Technology is Extending the Scope of Hip and Joint Replacement Specialists
The very existence of surgeons who have become specialists in the replacement of the hip and various other joints with a prosthetic implant is a testament to the vast extent by which orthopaedic surgery has progressed since the 18th century and the days of the so-called bonesetters. No longer confined to reducing fractures and attempts to straighten the misshapen spinal columns of young children, much of the theatre time of a modern orthopaedic surgeon is likely to be spent on restoring smooth, pain-free articulation for patients affected by diseased or damaged hips, shoulders, knees, elbows, and ankles.
Known as arthroplasty, apart from the need to repair accidental injuries, the most common reason for performing this type of procedure is to rectify the damage caused by osteoarthritis. Where the ball and socket joint in the hip is affected, specialists may perform either a total or partial replacement to relieve pain and restore movement, depending upon the extent of the damage.
The surface of the socket, in this case, a cup-shaped recess called the acetabulum, and that of the ball, in this case, the head of the femur, is covered by a protective coating of cartilage. This allows the two surfaces to move smoothly against one another while walking, running, or bending. Should one or both of these cartilage layers become damaged, they will no longer articulate smoothly. The resulting friction causes further wear and tear to the affected surfaces, leading to pain and, as the severity of the damage increases, often to loss of mobility.
Unlike those performed by today’s specialists, the early attempts at hip and joint replacement were frustrated by the lack of suitable materials from which to fashion the implanted components. The subsequent development of stronger and more biocompatible materials, in combination with successive refinements to the surgical procedures used to insert the implants, has served to position total arthroplasty and partial or hemiarthroplasty as the most successful interventions in the history of orthopaedics.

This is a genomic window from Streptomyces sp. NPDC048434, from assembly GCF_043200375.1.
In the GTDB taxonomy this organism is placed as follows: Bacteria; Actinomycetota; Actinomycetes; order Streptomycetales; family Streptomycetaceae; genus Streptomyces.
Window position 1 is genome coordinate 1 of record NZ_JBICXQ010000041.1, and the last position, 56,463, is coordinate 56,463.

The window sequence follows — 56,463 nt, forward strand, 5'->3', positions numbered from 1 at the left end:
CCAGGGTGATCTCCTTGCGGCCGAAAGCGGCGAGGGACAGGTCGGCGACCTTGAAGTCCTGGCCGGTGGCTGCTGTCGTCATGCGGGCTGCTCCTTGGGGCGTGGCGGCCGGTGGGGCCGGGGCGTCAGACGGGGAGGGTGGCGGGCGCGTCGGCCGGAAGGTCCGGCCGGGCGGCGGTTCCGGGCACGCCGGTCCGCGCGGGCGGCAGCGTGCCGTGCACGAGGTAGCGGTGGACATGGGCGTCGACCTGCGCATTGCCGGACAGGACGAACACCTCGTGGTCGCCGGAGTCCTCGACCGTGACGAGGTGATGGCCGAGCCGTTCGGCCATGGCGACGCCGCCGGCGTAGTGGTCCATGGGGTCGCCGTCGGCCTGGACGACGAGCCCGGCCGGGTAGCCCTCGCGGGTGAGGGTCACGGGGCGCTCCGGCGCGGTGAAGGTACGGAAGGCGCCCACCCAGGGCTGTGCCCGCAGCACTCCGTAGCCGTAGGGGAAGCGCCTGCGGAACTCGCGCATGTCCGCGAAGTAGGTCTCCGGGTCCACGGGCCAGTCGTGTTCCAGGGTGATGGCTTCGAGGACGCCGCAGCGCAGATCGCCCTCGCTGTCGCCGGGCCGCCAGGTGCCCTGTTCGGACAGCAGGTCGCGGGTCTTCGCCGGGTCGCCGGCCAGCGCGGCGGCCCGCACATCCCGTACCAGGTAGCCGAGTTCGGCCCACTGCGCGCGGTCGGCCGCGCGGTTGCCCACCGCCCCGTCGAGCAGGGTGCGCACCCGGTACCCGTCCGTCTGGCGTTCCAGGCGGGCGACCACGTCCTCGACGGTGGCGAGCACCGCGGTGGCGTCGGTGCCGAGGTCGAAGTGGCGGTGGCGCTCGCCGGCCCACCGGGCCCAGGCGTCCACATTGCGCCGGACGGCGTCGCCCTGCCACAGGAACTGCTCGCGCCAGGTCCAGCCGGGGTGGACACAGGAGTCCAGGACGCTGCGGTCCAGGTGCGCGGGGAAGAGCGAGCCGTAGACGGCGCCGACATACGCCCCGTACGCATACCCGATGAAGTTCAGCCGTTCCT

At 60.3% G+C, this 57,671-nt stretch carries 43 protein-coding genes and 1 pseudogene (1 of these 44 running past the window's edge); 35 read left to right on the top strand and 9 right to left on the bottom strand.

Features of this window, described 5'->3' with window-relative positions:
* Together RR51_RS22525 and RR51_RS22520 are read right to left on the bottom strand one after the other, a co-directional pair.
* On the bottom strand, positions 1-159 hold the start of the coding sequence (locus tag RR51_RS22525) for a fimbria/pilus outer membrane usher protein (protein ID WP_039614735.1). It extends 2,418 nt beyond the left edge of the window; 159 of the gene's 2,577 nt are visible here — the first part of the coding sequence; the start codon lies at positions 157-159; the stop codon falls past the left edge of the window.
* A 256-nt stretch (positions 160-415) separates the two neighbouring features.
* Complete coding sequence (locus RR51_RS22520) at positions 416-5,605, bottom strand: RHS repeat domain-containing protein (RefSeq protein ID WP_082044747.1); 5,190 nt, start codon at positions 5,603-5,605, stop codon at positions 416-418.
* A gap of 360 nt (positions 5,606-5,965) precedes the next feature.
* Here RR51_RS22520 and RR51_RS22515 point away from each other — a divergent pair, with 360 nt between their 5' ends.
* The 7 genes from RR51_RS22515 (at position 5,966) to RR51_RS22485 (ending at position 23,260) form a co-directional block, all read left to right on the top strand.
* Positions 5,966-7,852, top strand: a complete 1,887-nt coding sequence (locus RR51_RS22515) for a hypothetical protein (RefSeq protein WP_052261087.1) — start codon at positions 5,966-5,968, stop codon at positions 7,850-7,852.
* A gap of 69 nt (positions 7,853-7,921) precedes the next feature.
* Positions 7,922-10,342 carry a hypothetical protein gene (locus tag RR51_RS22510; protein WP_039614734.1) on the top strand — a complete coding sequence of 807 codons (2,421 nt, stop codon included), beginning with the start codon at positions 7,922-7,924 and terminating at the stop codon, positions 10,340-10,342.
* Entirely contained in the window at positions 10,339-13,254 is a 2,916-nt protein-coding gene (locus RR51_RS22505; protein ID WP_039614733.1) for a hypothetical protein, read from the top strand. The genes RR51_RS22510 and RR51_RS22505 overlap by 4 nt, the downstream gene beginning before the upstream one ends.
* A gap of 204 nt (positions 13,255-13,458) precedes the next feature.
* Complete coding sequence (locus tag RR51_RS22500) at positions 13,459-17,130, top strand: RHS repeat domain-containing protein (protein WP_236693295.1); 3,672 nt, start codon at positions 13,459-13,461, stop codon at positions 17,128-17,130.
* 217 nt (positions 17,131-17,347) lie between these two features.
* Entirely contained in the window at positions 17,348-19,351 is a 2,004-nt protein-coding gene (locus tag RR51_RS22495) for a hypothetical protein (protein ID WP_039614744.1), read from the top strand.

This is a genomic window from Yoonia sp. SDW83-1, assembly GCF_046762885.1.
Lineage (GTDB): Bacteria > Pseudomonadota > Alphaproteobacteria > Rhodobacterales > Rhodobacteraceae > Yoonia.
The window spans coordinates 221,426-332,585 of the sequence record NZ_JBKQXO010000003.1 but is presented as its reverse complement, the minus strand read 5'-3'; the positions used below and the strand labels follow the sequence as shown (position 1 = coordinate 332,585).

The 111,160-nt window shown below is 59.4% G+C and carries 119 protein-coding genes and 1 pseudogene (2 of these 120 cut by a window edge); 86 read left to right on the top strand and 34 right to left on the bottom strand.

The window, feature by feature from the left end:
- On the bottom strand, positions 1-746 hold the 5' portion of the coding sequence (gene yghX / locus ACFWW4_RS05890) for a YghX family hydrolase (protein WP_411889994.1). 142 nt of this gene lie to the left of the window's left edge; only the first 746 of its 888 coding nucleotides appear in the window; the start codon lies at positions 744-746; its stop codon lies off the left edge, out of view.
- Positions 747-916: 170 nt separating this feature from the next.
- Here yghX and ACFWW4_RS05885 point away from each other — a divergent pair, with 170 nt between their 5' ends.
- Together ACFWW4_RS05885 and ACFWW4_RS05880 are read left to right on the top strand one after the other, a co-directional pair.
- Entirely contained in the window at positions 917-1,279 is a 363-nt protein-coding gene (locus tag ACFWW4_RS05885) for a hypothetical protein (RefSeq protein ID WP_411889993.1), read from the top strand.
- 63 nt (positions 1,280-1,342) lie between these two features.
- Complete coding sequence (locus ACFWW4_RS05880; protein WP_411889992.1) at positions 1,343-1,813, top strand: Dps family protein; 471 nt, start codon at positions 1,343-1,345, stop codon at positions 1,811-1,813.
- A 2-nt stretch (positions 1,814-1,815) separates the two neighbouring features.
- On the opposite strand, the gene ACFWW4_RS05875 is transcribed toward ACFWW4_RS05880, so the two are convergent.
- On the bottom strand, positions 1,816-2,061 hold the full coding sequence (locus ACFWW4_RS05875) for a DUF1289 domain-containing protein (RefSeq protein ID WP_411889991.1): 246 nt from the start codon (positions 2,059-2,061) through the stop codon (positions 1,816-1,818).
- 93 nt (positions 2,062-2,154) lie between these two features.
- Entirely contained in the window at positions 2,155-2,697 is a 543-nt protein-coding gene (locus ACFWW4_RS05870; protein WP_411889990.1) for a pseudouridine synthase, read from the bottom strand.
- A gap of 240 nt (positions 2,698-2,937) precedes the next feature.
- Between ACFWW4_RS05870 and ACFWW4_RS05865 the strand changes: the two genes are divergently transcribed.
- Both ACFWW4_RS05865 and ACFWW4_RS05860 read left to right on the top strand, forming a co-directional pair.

Joint excision surgery was being performed regularly as early as the 17th century, as a means to avoid amputations among injured naval and military personnel. However, only in 1891, with the implantation of an ivory prosthesis, was an actual hip joint replacement seen to be possible. Although it failed quite quickly, orthopaedic specialists eventually developed less fragile materials and improved techniques, so by the 1920s, patients undergoing this type of implantation surgery were showing fairly consistent improvements in their mobility.
In addition to the use of various metal-on-metal, metal-on polypropylene, ceramic-on-metal, and ceramic-on-ceramic combinations to create the implants, the surgical procedure has been made far less invasive thanks to the introduction of a technique known as arthroscopy. A modified endoscope inserted into the joint via a keyhole incision offers live viewing of any damage to the bone and connective tissues and, if indicated, the specialist may proceed with the replacement of a hip, knee, or other joint using instruments introduced through a second keyhole incision. Arthroscopic procedures limit the risk of infection and reduce recovery time.
There are some exciting times ahead for orthopaedic surgeons. Surgical machines already enable more precise positioning of prostheses, while research into the growth of natural cartilage and bone from stem cells has been showing some very promising results.